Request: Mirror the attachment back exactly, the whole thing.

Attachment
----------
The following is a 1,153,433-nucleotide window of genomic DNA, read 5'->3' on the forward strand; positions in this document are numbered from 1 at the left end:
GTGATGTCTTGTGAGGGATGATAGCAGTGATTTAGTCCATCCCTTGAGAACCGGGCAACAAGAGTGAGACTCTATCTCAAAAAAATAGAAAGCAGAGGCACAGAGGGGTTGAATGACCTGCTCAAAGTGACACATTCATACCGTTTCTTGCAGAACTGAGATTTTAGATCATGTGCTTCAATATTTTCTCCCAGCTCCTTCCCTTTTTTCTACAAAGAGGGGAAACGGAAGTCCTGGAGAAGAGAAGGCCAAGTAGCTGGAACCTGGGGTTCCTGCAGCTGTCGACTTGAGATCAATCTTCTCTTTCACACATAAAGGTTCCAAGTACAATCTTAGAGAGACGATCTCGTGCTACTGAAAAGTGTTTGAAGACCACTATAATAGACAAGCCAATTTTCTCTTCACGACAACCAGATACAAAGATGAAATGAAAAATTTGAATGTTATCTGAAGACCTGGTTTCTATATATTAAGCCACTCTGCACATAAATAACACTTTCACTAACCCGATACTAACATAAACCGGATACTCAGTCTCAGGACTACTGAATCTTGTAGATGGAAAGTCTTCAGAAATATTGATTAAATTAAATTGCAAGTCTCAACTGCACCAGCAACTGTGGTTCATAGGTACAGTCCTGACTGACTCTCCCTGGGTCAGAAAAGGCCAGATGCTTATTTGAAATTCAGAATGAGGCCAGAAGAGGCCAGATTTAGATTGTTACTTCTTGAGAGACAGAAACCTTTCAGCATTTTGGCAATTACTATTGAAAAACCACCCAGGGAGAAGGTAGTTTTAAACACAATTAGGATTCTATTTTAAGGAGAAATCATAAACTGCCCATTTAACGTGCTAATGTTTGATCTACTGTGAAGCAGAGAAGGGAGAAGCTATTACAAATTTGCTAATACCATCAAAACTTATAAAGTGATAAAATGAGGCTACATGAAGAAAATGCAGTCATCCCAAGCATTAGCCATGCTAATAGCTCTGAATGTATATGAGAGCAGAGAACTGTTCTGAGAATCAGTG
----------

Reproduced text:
The following is a 1,153,433-nucleotide window of genomic DNA, read 5'->3' on the forward strand; positions in this document are numbered from 1 at the left end:
GTGATGTCTTGTGAGGGATGATAGCAGTGATTTAGTCCATCCCTTGAGAACCGGGCAACAAGAGTGAGACTCTATCTCAAAAAAATAGAAAGCAGAGGCACAGAGGGGTTGAATGACCTGCTCAAAGTGACACATTCATACCGTTTCTTGCAGAACTGAGATTTTAGATCATGTGCTTCAATATTTTCTCCCAGCTCCTTCCCTTTTTTCTACAAAGAGGGGAAACGGAAGTCCTGGAGAAGAGAAGGCCAAGTAGCTGGAACCTGGGGTTCCTGCAGCTGTCGACTTGAGATCAATCTTCTCTTTCACACATAAAGGTTCCAAGTACAATCTTAGAGAGACGATCTCGTGCTACTGAAAAGTGTTTGAAGACCACTATAATAGACAAGCCAATTTTCTCTTCACGACAACCAGATACAAAGATGAAATGAAAAATTTGAATGTTATCTGAAGACCTGGTTTCTATATATTAAGCCACTCTGCACATAAATAACACTTTCACTAACCCGATACTAACATAAACCGGATACTCAGTCTCAGGACTACTGAATCTTGTAGATGGAAAGTCTTCAGAAATATTGATTAAATTAAATTGCAAGTCTCAACTGCACCAGCAACTGTGGTTCATAGGTACAGTCCTGACTGACTCTCCCTGGGTCAGAAAAGGCCAGATGCTTATTTGAAATTCAGAATGAGGCCAGAAGAGGCCAGATTTAGATTGTTACTTCTTGAGAGACAGAAACCTTTCAGCATTTTGGCAATTACTATTGAAAAACCACCCAGGGAGAAGGTAGTTTTAAACACAATTAGGATTCTATTTTAAGGAGAAATCATAAACTGCCCATTTAACGTGCTAATGTTTGATCTACTGTGAAGCAGAGAAGGGAGAAGCTATTACAAATTTGCTAATACCATCAAAACTTATAAAGTGATAAAATGAGGCTACATGAAGAAAATGCAGTCATCCCAAGCATTAGCCATGCTAATAGCTCTGAATGTATATGAGAGCAGAGAACTGTTCTGAGAATCAGTG